The NEW Friendship Normal

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If you’re feeling bummed about a friend who no longer talks to you, or if you find you have a smaller social circle than you did pre-pandemic, you’re not alone. COVID-19 had a major impact on our ability to socialize and maintain friendships. Many women are now adjusting and reevaluating their friendships post-pandemic. 

Author Jessica Speer has published several books about friendship and social-emotional topics, including BFF or NRF (Not Really Friends)? A Girls Guide to Happy Friendships. Her work primarily focuses on how to cultivate healthy relationships. “It is helpful for women to know that friendship transitions are common and normal throughout life, especially during times of change,” Speer tells CircleAround. “For adults, friendship circles tend to change about every seven years.” 

Speer adds that there are different types of friendships: close friends, work friends, childhood friends, casual friends, and more. We spoke to Speer and other women about how the pandemic may have impacted those bonds.  

Strength in Hard Times

For some, female friendships became stronger than ever before. Circumstances provided the chance for women to really see who was there for them, despite social distance measures and limited access. “Since the pandemic began, my female friends and I have become closer,” says Emma Gordon, the founder at USSalvageYards. “It was tough, at first. But we have been able to get the hang of it now.”

During lockdown, Gordon and her friends found themselves communicating more using social media. It helped her stay connected to close friends when they weren’t able to socialize outside of their homes as much. “Social media has helped my friends and I bond more, talk more, and relate better with each other,” she explains.

Friends Vs. ‘Close Friends’

Gordon discovered that being physically distant from her friends didn’t negatively impact their bond. “The pandemic helped me to understand that friends who are there for you will make time to speak to you, and stay in touch with you despite the distance or circumstances,” she tells CircleAround

Speer adds, “Most people have between 2-5 ‘close’ friends that make up the people they would go to in times of need. These relationships take more time and energy to develop, so it makes sense that people have fewer friends that fall into the ‘close’ category.”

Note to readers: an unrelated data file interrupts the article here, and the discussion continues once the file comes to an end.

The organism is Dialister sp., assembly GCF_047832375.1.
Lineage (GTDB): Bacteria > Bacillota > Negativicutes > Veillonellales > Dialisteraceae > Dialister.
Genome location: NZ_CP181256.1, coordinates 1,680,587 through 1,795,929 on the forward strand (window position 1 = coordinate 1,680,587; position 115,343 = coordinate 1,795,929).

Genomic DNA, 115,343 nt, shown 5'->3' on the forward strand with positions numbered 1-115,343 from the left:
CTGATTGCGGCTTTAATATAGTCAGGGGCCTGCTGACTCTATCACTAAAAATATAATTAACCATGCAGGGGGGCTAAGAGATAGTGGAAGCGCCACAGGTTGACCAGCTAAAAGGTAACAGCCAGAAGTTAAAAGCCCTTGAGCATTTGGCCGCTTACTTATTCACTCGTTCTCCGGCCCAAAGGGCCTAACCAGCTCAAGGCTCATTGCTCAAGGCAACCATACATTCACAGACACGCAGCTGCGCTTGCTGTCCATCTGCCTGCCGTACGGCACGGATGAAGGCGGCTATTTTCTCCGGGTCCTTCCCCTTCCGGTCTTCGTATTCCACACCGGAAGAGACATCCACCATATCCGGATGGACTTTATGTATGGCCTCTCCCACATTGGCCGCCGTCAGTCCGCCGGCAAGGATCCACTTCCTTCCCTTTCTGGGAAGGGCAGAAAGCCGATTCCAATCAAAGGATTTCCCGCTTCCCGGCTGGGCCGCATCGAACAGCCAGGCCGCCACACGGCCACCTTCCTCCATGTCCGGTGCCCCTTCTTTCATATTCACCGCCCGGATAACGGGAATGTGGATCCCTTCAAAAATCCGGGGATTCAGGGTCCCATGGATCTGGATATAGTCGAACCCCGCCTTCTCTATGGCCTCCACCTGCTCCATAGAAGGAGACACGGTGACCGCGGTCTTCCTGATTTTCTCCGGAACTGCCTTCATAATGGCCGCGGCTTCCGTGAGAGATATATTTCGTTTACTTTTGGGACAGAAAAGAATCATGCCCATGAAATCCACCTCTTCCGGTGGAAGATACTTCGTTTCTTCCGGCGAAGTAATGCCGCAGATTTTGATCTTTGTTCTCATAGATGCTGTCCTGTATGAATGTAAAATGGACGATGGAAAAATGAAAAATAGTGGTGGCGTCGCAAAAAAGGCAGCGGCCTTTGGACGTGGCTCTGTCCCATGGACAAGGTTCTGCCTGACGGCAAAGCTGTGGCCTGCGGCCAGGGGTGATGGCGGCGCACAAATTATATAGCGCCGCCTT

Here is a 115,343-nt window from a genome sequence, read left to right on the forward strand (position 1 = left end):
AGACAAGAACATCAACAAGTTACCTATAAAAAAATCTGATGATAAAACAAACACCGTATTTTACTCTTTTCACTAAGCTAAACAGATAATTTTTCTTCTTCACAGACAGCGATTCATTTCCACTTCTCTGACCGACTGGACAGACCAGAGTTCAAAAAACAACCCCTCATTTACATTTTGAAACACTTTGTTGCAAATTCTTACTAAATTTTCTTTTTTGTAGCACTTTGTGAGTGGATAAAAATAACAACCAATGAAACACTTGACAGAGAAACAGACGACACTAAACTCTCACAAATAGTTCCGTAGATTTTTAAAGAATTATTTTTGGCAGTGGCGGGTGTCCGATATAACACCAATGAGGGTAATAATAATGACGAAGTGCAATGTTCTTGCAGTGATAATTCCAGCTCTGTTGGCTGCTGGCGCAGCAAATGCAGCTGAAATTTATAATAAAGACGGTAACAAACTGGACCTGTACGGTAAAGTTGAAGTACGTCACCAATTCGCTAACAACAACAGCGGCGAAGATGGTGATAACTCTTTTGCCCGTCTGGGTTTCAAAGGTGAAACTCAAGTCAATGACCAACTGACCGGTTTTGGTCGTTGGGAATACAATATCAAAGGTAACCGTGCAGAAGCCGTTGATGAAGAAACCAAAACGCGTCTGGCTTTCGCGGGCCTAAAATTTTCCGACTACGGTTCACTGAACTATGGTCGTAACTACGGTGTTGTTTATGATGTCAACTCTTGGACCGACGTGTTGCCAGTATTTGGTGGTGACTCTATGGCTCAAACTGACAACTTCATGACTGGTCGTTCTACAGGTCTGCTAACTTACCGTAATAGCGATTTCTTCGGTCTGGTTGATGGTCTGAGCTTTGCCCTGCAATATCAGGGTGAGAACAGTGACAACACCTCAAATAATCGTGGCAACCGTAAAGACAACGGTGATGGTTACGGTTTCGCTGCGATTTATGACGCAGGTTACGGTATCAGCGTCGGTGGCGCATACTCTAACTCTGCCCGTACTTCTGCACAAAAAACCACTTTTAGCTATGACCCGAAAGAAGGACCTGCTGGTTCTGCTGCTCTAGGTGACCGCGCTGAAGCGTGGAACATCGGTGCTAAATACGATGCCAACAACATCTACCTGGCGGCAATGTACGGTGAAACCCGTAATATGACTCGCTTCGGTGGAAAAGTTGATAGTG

She developed a handy Friendship Pyramid to visually explore the way these friendship categories work. You may be surprised to find people you considered to be “close” actually fall into a different category.

Some Friendships Falter

“I have experienced isolation and loneliness due to the loss of many close friends,” says Dr. Renetta Weaver of Total Transitions Ministry. “Initially, losing these friendships has left me feeling sad, hurt, and confused. Then I became bitter and irritable because I couldn't understand what I said or did wrong.” 

When those who are part of our usual routine are no longer present, it’s natural to experience those hurt feelings. But, on the flip side, the time apart can also provide clarity. “Eventually I realized I was grieving the way things used to be, and that my friendships were simply transitioning,” Weaver says. “I stopped trying to make things work with people who didn't want me in their life anymore.”

When to Move On

“My advice to women going through friendship transitions is to think about the qualities they are drawn to in friendship and what activities they might get involved in to meet people with these qualities,” Speer tells CircleAround. “Friendships take time, connection and energy to develop, so start by putting yourself out there.”

It’s also completely ok to keep your new social circle much smaller than it once was. “I now define my values and examine how people earn the right to be my friend as well as how I earn the right to be their friend,” Weaver adds. “If there aren't mutual benefits I now categorize those people as associates.”

The Bottom Line

The pandemic may have forced us to re-examine our friendships, but that may be a wonderful thing. Looking back on the way your friendships were impacted, hopefully you have more clarity on the bonds you’d like to maintain, strengthen, or let go. If you’re unsure of where you stand with someone, think about the qualities you value in a friend, and go from there. You might be surprised where it leads you.

Tags: Friends, Self Care, Navigating the Pandemic

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Written By

Katka Lapelosová

Katka is a writer from New York City, currently living in Belgrade, Serbia. See Full Bio

CircleAround is owned by One GS Media, a subsidiary of Girl Scouts of the USA, and we make financial distributions to benefit the next generation of Girl Scouts. We strive to make the world a better place by supporting each other today and emboldening the women leaders of tomorrow.

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